One of the first questions I’m asked when someone finds out I’m in the nutrition field is “So, you’re a vegetarian?” It’s a loaded question, whether they realize it or not.
The prevailing belief when it comes to our food and health is that the fewer animal products we eat, the better. It’s perceived to be the healthier, the more ethical, the more environmental option.
I was a vegetarian of some shade or another for the better part of 12 years. I started in University for the politics of it, loving how radical it felt, and continued on and off until, ironically, I studied nutrition. I’ll confess right up front that for much of this time I wasn’t particularly good at it – I was the classic junk food vegetarian. I didn’t eat meat, but what I was eating wasn’t all that fabulous. I was more of a carbivore than anything – pasta, bread, cereals – mostly because I could never fill myself up.
During my years as a vegetarian, I had loads of digestive issues and was constantly hungry. Several times I figured this was because I wasn’t being “pure” or radical enough, so I tried my hand at a strictly vegan diet (no eggs, dairy, or anything that came from an animal). All the issues got worse, not better. The “healthier” I ate, the worse I felt. Occasionally I’d cheat and eat a little meat. To my great dismay, I would feel much better: my digestive issues resolved and I was completely satiated after even a small meal. What a predicament.
I see clients in my practice all the time in this same quandary: well-intentioned, following what they’ve been taught is a healthy, plant-based diet, trying to live their values of environmental sustainability and animal welfare through their food choices, and yet their body rebelling. What a horrible choice: feel good in your body but guilty about the impacts of your choices; or feel good ethically and miserable physically.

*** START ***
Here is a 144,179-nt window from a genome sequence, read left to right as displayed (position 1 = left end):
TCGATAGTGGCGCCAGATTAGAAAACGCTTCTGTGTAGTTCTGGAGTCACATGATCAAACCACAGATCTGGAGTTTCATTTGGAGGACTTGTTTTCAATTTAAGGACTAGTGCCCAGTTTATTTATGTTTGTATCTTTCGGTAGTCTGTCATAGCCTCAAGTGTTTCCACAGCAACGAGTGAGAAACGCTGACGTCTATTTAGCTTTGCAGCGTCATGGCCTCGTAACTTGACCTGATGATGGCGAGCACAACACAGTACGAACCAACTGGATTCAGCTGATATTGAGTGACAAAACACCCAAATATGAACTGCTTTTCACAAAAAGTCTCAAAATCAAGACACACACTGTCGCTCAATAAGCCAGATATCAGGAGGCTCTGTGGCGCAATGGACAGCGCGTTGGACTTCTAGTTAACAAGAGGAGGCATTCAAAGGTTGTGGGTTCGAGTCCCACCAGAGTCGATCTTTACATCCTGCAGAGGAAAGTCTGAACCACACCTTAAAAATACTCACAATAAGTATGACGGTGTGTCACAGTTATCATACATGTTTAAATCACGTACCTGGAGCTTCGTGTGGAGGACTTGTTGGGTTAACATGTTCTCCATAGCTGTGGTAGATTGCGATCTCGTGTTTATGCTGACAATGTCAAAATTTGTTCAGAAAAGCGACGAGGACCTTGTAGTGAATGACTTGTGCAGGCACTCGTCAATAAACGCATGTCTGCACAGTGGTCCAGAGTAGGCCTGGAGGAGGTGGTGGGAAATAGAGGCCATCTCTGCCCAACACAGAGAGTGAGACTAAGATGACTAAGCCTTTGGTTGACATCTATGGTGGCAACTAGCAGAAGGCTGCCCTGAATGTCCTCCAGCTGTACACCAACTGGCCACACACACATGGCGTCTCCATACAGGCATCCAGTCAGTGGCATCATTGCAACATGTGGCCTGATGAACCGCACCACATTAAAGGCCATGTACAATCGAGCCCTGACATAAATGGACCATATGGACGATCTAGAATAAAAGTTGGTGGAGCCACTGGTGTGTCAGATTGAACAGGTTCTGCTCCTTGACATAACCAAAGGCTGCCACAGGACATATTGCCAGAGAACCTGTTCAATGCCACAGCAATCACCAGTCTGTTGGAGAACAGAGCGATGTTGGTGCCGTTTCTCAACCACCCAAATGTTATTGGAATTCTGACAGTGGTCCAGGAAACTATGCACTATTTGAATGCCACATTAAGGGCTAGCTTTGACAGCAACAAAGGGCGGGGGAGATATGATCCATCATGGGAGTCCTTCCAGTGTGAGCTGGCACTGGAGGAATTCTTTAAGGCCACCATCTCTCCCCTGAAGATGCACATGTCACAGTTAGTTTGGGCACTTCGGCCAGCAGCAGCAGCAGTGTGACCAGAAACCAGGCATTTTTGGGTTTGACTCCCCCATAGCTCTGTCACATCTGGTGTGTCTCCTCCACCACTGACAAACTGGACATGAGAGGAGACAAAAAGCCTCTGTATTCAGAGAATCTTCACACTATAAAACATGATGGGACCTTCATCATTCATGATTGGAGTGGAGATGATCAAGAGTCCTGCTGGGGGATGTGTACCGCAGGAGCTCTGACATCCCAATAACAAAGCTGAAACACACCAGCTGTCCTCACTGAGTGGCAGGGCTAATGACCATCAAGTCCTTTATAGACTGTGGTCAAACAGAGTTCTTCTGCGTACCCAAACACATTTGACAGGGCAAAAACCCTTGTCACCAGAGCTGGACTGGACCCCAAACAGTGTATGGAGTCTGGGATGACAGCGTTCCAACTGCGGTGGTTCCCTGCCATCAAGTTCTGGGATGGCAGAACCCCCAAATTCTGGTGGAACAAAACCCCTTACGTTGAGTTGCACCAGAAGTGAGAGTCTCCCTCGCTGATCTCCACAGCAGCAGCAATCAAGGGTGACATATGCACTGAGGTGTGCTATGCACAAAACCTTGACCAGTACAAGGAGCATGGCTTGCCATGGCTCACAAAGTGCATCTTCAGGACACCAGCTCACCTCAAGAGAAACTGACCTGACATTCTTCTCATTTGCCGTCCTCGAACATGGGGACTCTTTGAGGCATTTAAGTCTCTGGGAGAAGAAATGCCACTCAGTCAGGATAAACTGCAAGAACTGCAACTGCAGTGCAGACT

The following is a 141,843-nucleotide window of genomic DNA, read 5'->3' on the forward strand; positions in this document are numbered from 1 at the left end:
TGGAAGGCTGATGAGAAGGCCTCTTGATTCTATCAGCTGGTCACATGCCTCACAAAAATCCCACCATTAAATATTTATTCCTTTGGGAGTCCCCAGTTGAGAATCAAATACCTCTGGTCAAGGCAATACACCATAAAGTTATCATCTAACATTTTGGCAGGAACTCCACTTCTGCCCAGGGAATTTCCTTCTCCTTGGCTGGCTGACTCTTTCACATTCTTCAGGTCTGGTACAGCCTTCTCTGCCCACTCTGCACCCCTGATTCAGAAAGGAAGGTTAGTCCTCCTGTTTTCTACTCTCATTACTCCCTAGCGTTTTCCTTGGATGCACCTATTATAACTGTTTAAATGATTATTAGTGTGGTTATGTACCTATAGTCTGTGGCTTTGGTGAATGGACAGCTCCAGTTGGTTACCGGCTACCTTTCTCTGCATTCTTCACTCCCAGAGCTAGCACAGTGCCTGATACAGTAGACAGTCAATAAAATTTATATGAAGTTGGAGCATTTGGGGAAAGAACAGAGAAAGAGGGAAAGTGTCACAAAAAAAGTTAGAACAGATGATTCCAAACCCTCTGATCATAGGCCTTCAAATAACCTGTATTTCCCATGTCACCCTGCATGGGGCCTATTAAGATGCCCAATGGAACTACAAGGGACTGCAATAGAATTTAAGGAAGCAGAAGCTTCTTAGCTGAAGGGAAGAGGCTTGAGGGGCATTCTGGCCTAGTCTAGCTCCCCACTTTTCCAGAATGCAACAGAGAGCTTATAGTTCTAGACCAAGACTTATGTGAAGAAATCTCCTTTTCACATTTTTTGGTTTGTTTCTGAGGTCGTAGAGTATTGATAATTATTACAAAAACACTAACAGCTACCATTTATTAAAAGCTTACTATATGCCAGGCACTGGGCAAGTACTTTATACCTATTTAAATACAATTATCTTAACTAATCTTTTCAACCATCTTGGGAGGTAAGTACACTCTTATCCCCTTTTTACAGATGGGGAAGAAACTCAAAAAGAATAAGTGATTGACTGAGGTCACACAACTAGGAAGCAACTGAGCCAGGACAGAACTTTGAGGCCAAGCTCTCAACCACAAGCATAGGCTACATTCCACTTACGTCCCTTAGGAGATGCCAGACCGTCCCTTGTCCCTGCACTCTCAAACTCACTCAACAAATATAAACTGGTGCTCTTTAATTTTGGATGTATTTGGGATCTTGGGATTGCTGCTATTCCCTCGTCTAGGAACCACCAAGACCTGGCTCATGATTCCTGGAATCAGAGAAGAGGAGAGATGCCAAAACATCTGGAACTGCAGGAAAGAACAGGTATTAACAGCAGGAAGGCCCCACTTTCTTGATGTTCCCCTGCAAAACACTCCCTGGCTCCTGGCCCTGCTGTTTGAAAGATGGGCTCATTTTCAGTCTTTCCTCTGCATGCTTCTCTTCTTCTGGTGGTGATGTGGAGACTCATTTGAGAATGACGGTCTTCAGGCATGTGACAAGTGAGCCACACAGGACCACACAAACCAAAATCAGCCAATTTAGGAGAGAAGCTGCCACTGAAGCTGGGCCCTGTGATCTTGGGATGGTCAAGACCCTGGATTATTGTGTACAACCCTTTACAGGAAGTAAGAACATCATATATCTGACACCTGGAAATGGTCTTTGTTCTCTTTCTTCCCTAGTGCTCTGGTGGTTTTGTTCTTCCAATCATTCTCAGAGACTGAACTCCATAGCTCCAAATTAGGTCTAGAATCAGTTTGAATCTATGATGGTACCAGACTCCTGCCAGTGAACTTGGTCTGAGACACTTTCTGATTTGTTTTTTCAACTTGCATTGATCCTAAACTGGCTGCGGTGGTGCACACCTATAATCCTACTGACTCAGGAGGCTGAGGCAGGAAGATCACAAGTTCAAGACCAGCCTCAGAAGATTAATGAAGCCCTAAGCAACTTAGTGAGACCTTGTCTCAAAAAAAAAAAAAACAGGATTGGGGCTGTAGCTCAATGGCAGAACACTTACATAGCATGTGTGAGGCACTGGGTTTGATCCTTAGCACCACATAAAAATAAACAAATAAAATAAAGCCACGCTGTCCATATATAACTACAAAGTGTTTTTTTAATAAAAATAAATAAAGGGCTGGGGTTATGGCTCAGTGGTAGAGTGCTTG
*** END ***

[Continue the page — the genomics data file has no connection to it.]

When I started studying nutrition, one of the concepts that compelled me the most was bio-individuality. Basically it means that what works for you might not work for me, and vice versa. One man’s food is another man’s poison. Bio-individuality is based on everything from physiology, family background, geography, ethnicity, season, blood type, stress levels, personal preferences… it’s a veritable jigsaw puzzle of factors that determine how our body will react to something.
This means that there’s no one diet that works for everyone. In fact, the diet that works for you today might be completely inappropriate five or ten years down the road. This concept of bio-individuality explains why some people thrive on a vegetarian diet while others, like me, really struggle with it.
But explaining why I did well with meat didn’t make me feel better about eating it. In fact, initially it made me feel worse. My biological wiring wasn’t making it easy to live according to the values I set for myself.
With a little more investigation, I learned that there was indeed a way to eat meat and feel good about it on an environmental and ethical level. Perhaps my innate instincts were turning me on to an important lesson in broadening my understanding of the issues at stake.